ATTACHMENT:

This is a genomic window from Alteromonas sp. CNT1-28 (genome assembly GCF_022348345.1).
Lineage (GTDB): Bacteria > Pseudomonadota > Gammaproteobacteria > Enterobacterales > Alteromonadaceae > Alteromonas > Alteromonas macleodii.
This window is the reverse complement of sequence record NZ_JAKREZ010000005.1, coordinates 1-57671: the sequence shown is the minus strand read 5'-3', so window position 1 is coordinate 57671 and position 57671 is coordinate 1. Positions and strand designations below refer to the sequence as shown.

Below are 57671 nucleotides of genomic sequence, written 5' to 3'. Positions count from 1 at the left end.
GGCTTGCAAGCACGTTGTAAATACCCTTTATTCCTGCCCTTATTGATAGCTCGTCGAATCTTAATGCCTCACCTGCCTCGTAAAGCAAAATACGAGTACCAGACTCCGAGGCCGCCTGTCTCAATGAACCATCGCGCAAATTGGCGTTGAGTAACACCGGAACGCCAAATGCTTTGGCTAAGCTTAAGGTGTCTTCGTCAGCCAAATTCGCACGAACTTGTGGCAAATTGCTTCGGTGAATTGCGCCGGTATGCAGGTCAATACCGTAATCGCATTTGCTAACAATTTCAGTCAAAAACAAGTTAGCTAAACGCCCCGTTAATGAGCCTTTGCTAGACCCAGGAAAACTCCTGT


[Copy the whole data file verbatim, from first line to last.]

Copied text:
This is a genomic window from Alteromonas sp. CNT1-28 (genome assembly GCF_022348345.1).
Lineage (GTDB): Bacteria > Pseudomonadota > Gammaproteobacteria > Enterobacterales > Alteromonadaceae > Alteromonas > Alteromonas macleodii.
This window is the reverse complement of sequence record NZ_JAKREZ010000005.1, coordinates 1-57671: the sequence shown is the minus strand read 5'-3', so window position 1 is coordinate 57671 and position 57671 is coordinate 1. Positions and strand designations below refer to the sequence as shown.

Below are 57671 nucleotides of genomic sequence, written 5' to 3'. Positions count from 1 at the left end.
GGCTTGCAAGCACGTTGTAAATACCCTTTATTCCTGCCCTTATTGATAGCTCGTCGAATCTTAATGCCTCACCTGCCTCGTAAAGCAAAATACGAGTACCAGACTCCGAGGCCGCCTGTCTCAATGAACCATCGCGCAAATTGGCGTTGAGTAACACCGGAACGCCAAATGCTTTGGCTAAGCTTAAGGTGTCTTCGTCAGCCAAATTCGCACGAACTTGTGGCAAATTGCTTCGGTGAATTGCGCCGGTATGCAGGTCAATACCGTAATCGCATTTGCTAACAATTTCAGTCAAAAACAAGTTAGCTAAACGCCCCGTTAATGAGCCTTTGCTAGACCCAGGAAAACTCCTGT